Here's what you need to know this morning.
Lightning sparks fire
A dramatic blaze ignited when lightning hit the bell tower of a heritage home in Sydney's inner west during a severe storm overnight.
Thousands of homes and businesses across Sydney, the Blue Mountains, Hawkesbury and Central Coast are without power after the storm.
Five firefighting crews worked to extinguish the blaze and managed to save all of the historic Ashfield residence except for the five-metre bell tower, which was engulfed in flames.
The 1888 home is known as Amesbury. No-one was inside at the time of the blaze.
The State Emergency Service responded to hundreds of calls for flooding and other damage.
Electric bus fleet launched
More than 50 electric buses will be rolled out across Sydney next year as the city's bus fleet transitions to zero emission technology.
Five new buses have been trialled in the inner west over the past 18 months and the first electric buses will be in operation in early 2021.
Transport Minister Andrew Constance wants to convert the entire 8,000 strong bus fleet from diesel to electric vehicles by 2030.
"I would expect other sectors, be it the trucking industry, be it our motor vehicles, even the electrification of ferries, that we start to see the electrification of transport on a mass scale," he said.
Chemical contamination exposure
A person has been taken to hospital and more than a dozen have been decontaminated after a chemical exposure at a manufacturing plant in Sydney's south west.
Firefighters say a small quantity of resin catalyst was accidentally released at the facility on Henry Street at Picton shortly before 5:30am.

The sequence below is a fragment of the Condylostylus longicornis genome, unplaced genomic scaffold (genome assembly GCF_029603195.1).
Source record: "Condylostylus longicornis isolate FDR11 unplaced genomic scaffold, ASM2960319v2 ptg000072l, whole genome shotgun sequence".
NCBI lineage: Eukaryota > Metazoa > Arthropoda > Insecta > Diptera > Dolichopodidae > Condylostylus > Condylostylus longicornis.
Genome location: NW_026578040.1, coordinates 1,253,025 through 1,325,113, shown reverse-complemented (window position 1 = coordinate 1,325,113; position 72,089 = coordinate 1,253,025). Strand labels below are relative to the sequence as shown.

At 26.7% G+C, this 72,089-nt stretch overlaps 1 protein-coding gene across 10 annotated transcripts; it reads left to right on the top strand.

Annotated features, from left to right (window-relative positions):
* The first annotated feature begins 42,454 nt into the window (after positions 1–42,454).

Paramedics treated one man at the scene and have taken him to Campbelltown Hospital, while another 17 people were decontaminated as a precaution.
Fire and Rescue NSW is liaising with SafeWork NSW to determine the cause of the exposure.
Retailers want more people in shops
NSW's peak business body says it's time to "even up the playing field" and lift COVID-related restrictions that still apply to retailers, especially in the lead-up to Christmas.
The State Government's "crisis cabinet" meets this morning and Health Minister Brad Hazzard has hinted at the likely further easing of restrictions.
Damien Kelly from Business NSW said under the current rules, retailers must adhere to the one person per 4 square metre rule unless they are a supermarket or a shop that sells mainly food.
"We think it's time in the countdown to Christmas to relax that to one person per 2 square metres to allow them to welcome more people into their stores," he told the ABC.
"Cafes can have one person per 2 square metres but next door's bookshop can't. It's time we think, to recalibrate and make it even right across NSW."
Man falls at Martin Place
A man was seriously injured after falling several metres onto stairs at Martin Place railway station in Sydney last night.
Police said the 34-year-old, who is believed to be homeless, was standing near the railway station's entrance when he fell, injuring his head.
He was treated at the scene by paramedics before being taken to St Vincent's Hospital.
Police are investigating the circumstances surrounding the fall, which is not being treated as suspicious.
South-west Sydney patients deserve better: AMA
The Australian Medical Association (AMA) has called on the NSW Government "to act immediately to adequately resource" hospitals in Sydney's south-west.
It comes after the release of a parliamentary inquiry report which found health services in the region have faced under-funding by successive governments, with residents allocated almost $800 less on average than those in inner Sydney.
The report found lower overall funding and lower numbers of health workers per capita has led to wait times of 500 days for some procedures.
Danielle McMullen from the AMA said patients in Sydney's south-west should be getting the care they deserve.
"Our message is that we're very happy with the outcomes of the inquiry and pleased that this is on the radar, but we need actionable change. It can't just be an inquiry that gets filed into the bottom drawer," she said.ABC